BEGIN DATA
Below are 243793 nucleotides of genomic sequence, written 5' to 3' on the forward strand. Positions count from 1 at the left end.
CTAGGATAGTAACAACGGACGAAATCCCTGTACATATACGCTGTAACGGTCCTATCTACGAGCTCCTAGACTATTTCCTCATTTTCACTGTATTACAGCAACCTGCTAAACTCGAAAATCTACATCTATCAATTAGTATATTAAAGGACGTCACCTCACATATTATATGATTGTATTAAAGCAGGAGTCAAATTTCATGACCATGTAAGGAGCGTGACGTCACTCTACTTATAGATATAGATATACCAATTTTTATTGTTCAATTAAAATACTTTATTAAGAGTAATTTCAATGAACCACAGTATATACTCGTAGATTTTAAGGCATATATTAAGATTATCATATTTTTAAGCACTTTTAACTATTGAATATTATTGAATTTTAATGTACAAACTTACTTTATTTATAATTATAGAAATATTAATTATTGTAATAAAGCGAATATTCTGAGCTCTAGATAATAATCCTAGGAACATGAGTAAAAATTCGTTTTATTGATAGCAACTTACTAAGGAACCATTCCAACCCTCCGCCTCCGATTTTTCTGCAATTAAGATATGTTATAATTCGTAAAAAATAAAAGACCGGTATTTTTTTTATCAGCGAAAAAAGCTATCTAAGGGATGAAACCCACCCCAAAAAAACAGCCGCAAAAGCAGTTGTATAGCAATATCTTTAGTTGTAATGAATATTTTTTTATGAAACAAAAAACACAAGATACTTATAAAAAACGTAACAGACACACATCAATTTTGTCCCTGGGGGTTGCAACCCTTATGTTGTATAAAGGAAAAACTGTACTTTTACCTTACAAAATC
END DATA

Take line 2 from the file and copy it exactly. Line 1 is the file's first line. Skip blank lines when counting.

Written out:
CTAGGATAGTAACAACGGACGAAATCCCTGTACATATACGCTGTAACGGTCCTATCTACGAGCTCCTAGACTATTTCCTCATTTTCACTGTATTACAGCAACCTGCTAAACTCGAAAATCTACATCTATCAATTAGTATATTAAAGGACGTCACCTCACATATTATATGATTGTATTAAAGCAGGAGTCAAATTTCATGACCATGTAAGGAGCGTGACGTCACTCTACTTATAGATATAGATATACCAATTTTTATTGTTCAATTAAAATACTTTATTAAGAGTAATTTCAATGAACCACAGTATATACTCGTAGATTTTAAGGCATATATTAAGATTATCATATTTTTAAGCACTTTTAACTATTGAATATTATTGAATTTTAATGTACAAACTTACTTTATTTATAATTATAGAAATATTAATTATTGTAATAAAGCGAATATTCTGAGCTCTAGATAATAATCCTAGGAACATGAGTAAAAATTCGTTTTATTGATAGCAACTTACTAAGGAACCATTCCAACCCTCCGCCTCCGATTTTTCTGCAATTAAGATATGTTATAATTCGTAAAAAATAAAAGACCGGTATTTTTTTTATCAGCGAAAAAAGCTATCTAAGGGATGAAACCCACCCCAAAAAAACAGCCGCAAAAGCAGTTGTATAGCAATATCTTTAGTTGTAATGAATATTTTTTTATGAAACAAAAAACACAAGATACTTATAAAAAACGTAACAGACACACATCAATTTTGTCCCTGGGGGTTGCAACCCTTATGTTGTATAAAGGAAAAACTGTACTTTTACCTTACAAAATC